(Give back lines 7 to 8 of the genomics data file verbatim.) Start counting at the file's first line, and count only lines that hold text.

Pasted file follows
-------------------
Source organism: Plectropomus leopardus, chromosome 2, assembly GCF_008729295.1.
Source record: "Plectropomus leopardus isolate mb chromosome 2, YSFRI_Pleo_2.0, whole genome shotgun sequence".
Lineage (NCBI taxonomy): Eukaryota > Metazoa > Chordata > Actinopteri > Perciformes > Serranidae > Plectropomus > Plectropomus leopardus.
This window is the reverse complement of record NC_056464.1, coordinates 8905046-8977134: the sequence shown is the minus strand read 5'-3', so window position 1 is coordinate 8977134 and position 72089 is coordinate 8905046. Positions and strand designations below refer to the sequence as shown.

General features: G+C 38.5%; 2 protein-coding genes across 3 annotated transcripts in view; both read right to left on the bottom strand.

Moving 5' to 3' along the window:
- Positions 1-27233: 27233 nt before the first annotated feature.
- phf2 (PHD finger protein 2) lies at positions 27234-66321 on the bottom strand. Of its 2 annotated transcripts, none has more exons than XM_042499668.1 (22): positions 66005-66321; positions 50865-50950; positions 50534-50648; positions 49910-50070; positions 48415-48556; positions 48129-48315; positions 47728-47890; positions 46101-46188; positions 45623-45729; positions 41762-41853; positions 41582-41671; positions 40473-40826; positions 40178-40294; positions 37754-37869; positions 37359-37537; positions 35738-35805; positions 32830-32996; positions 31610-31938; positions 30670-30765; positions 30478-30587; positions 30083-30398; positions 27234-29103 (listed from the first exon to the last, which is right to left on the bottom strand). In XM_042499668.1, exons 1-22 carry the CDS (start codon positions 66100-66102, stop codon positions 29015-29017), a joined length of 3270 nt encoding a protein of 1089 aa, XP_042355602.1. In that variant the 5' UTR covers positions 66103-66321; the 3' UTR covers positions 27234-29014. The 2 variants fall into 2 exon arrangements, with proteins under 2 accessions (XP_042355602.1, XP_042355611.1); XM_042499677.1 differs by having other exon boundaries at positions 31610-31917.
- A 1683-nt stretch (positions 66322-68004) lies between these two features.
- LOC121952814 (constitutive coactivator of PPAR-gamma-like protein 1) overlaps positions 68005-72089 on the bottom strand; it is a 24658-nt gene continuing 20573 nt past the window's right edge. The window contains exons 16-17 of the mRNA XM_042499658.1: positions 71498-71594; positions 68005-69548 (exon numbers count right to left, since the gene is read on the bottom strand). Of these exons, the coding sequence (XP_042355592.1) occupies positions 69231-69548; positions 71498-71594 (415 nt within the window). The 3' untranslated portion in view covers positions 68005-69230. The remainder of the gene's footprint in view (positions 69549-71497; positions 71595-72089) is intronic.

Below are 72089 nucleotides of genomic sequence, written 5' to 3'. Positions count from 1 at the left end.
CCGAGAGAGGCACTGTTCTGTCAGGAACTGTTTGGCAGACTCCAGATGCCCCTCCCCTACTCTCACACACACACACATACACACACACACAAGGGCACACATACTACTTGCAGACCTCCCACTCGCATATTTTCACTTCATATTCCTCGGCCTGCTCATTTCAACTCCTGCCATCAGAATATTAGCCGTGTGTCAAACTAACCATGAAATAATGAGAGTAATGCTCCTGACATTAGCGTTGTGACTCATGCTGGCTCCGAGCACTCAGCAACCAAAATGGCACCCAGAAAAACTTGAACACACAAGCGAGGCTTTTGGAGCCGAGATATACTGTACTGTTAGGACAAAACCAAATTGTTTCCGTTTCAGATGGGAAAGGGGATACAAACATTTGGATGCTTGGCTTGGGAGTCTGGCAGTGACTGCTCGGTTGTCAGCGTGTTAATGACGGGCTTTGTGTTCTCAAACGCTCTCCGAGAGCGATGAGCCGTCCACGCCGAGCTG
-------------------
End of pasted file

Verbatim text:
- Positions 1-27233: 27233 nt before the first annotated feature.
- phf2 (PHD finger protein 2) lies at positions 27234-66321 on the bottom strand. Of its 2 annotated transcripts, none has more exons than XM_042499668.1 (22): positions 66005-66321; positions 50865-50950; positions 50534-50648; positions 49910-50070; positions 48415-48556; positions 48129-48315; positions 47728-47890; positions 46101-46188; positions 45623-45729; positions 41762-41853; positions 41582-41671; positions 40473-40826; positions 40178-40294; positions 37754-37869; positions 37359-37537; positions 35738-35805; positions 32830-32996; positions 31610-31938; positions 30670-30765; positions 30478-30587; positions 30083-30398; positions 27234-29103 (listed from the first exon to the last, which is right to left on the bottom strand). In XM_042499668.1, exons 1-22 carry the CDS (start codon positions 66100-66102, stop codon positions 29015-29017), a joined length of 3270 nt encoding a protein of 1089 aa, XP_042355602.1. In that variant the 5' UTR covers positions 66103-66321; the 3' UTR covers positions 27234-29014. The 2 variants fall into 2 exon arrangements, with proteins under 2 accessions (XP_042355602.1, XP_042355611.1); XM_042499677.1 differs by having other exon boundaries at positions 31610-31917.